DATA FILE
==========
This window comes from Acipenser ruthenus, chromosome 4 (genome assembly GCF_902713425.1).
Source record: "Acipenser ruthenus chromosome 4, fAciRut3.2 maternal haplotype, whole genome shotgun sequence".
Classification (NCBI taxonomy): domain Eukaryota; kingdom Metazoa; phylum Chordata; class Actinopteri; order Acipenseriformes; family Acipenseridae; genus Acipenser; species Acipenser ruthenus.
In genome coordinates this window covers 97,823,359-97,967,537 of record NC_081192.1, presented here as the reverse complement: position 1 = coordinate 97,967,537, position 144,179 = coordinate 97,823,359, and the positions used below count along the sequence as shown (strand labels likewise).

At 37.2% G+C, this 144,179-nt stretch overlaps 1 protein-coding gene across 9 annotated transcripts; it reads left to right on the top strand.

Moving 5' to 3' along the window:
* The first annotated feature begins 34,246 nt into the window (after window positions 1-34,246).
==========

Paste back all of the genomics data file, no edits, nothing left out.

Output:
This window comes from Acipenser ruthenus, chromosome 4 (genome assembly GCF_902713425.1).
Source record: "Acipenser ruthenus chromosome 4, fAciRut3.2 maternal haplotype, whole genome shotgun sequence".
Classification (NCBI taxonomy): domain Eukaryota; kingdom Metazoa; phylum Chordata; class Actinopteri; order Acipenseriformes; family Acipenseridae; genus Acipenser; species Acipenser ruthenus.
In genome coordinates this window covers 97,823,359-97,967,537 of record NC_081192.1, presented here as the reverse complement: position 1 = coordinate 97,967,537, position 144,179 = coordinate 97,823,359, and the positions used below count along the sequence as shown (strand labels likewise).

At 37.2% G+C, this 144,179-nt stretch overlaps 1 protein-coding gene across 9 annotated transcripts; it reads left to right on the top strand.

Moving 5' to 3' along the window:
* The first annotated feature begins 34,246 nt into the window (after window positions 1-34,246).